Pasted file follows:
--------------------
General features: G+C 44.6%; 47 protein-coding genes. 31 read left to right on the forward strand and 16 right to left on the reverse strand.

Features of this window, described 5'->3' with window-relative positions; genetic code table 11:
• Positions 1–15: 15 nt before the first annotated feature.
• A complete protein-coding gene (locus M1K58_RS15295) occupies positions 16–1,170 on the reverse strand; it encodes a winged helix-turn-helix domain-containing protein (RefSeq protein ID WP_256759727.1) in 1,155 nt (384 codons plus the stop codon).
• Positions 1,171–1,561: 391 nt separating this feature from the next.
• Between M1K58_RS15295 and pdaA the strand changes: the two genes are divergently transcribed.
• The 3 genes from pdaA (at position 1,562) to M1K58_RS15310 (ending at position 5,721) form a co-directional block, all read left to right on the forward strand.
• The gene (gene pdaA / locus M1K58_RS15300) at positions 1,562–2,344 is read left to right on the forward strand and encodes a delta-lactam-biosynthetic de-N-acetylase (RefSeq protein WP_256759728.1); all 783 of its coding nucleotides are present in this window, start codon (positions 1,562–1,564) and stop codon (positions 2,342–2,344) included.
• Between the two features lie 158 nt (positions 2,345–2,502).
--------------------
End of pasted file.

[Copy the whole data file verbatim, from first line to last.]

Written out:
General features: G+C 44.6%; 47 protein-coding genes. 31 read left to right on the forward strand and 16 right to left on the reverse strand.

Features of this window, described 5'->3' with window-relative positions; genetic code table 11:
• Positions 1–15: 15 nt before the first annotated feature.
• A complete protein-coding gene (locus M1K58_RS15295) occupies positions 16–1,170 on the reverse strand; it encodes a winged helix-turn-helix domain-containing protein (RefSeq protein ID WP_256759727.1) in 1,155 nt (384 codons plus the stop codon).
• Positions 1,171–1,561: 391 nt separating this feature from the next.
• Between M1K58_RS15295 and pdaA the strand changes: the two genes are divergently transcribed.
• The 3 genes from pdaA (at position 1,562) to M1K58_RS15310 (ending at position 5,721) form a co-directional block, all read left to right on the forward strand.
• The gene (gene pdaA / locus M1K58_RS15300) at positions 1,562–2,344 is read left to right on the forward strand and encodes a delta-lactam-biosynthetic de-N-acetylase (RefSeq protein WP_256759728.1); all 783 of its coding nucleotides are present in this window, start codon (positions 1,562–1,564) and stop codon (positions 2,342–2,344) included.
• Between the two features lie 158 nt (positions 2,345–2,502).